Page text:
The Malta Independent 17 February 2020, Monday

Malta had the EU’s fourth highest-number of homicides per capita in 2017

Friday, 8 November 2019, 07:38 Last update: about 4 months ago

Malta had the fourth highest number of intentional homicides per 100,000 inhabitants in the European Union in 2017, statistics released by Eurostat reveal.

The number for Malta stood at 2 intentional homicides per 100,000 people in 2017.

There were around 5,200 police-recorded intentional homicides in the EU in 2017, a reduction of 19% since 2008.


Among the Member States, the highest number of police-recorded intentional homicides per 100 000 inhabitants were recorded in Latvia (5.6), Lithuania (4.0), Estonia (2.2) and Malta (2.0), while the lowest were observed in Luxembourg (0.3), the Czech Republic and Italy (both 0.6).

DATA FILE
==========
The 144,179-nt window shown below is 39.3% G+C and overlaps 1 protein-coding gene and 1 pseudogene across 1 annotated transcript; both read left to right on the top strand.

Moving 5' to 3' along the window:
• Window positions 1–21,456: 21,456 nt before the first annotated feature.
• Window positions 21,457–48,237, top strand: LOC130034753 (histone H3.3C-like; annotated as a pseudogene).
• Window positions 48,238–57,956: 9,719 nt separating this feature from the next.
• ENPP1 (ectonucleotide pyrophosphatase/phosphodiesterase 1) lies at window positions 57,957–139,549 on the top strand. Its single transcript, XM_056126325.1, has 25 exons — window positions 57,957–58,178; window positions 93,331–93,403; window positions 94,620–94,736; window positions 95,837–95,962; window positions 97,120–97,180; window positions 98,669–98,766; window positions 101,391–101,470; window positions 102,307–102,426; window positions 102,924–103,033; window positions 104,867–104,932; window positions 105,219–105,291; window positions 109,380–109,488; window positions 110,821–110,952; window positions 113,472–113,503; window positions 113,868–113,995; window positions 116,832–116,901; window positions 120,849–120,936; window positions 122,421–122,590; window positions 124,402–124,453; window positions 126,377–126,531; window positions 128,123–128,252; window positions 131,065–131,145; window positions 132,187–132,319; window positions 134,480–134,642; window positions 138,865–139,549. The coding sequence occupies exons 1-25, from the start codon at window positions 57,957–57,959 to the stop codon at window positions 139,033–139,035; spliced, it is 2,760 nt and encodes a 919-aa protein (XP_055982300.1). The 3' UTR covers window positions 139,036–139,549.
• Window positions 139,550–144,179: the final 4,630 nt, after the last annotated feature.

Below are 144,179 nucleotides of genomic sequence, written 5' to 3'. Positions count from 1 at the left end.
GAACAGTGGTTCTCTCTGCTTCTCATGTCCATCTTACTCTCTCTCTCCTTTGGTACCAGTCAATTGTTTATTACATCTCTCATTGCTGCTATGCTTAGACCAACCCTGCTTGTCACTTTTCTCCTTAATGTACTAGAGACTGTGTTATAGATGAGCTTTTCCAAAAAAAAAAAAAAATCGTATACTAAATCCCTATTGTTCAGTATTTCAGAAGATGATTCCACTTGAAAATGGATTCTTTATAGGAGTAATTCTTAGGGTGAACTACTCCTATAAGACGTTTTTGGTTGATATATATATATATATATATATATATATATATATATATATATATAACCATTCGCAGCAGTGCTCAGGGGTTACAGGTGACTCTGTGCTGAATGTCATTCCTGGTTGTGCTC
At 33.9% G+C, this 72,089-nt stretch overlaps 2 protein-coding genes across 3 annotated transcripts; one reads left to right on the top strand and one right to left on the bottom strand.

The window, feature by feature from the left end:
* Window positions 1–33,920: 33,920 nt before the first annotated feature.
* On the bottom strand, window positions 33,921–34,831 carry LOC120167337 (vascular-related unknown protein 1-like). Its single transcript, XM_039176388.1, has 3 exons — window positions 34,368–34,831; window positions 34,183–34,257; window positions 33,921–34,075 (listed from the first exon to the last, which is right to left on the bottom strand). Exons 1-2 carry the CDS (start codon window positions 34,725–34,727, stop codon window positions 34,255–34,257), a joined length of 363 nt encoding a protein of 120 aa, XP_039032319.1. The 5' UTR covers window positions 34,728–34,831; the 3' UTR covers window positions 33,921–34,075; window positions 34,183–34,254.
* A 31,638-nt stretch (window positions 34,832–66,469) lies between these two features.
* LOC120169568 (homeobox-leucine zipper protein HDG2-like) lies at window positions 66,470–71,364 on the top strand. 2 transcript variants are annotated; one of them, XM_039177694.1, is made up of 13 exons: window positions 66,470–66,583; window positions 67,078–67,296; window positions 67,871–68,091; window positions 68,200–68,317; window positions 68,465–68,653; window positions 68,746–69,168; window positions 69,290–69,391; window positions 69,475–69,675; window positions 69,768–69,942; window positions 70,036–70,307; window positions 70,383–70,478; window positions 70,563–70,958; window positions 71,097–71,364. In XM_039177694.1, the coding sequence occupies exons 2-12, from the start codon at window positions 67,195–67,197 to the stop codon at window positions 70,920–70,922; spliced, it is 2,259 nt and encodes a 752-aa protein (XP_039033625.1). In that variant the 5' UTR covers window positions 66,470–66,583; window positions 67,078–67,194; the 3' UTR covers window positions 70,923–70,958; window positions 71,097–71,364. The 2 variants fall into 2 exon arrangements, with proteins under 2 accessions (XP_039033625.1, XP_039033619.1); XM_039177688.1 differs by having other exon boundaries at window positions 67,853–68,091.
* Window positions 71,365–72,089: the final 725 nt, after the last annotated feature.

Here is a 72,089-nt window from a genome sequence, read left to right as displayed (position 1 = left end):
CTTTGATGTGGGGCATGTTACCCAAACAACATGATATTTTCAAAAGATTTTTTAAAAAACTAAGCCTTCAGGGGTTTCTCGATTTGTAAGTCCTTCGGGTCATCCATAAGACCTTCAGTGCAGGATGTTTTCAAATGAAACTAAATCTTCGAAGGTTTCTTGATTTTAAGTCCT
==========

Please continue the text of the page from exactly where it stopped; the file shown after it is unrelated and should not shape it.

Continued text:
This shows that Malta has a higher rate than France, Germany, the UK and Spain. 2017 also saw one of Malta’s most shocking murders, the assassination of journalist Daphne Caruana Galizia.

Additional data shows that Malta saw a total of 9 intentional homicides in 2017, up from 5 in 2016 and 4 in 2015. Since 2008, the highest number of intentional homicides in Malta was recorded in 2012, with 10.

Other crime data was also released by Eurostat. In terms of robberies, between 2011 and 2017, police-recorded robberies in the EU fell by 24%, from 522 thousand to 396 thousand. By contrast, there was a 4% increase between 2008 and 2011.

In 2017, the highest number of offences per 100 000 inhabitants were observed in Belgium (167), France (150), Spain (144), England and Wales (UK) (132) and Portugal (115), while the lowest were found in Romania (16), Estonia and Czechia (both 15), Cyprus (14), Slovenia (12), Slovakia and Hungary (both 9).

Malta had 44.

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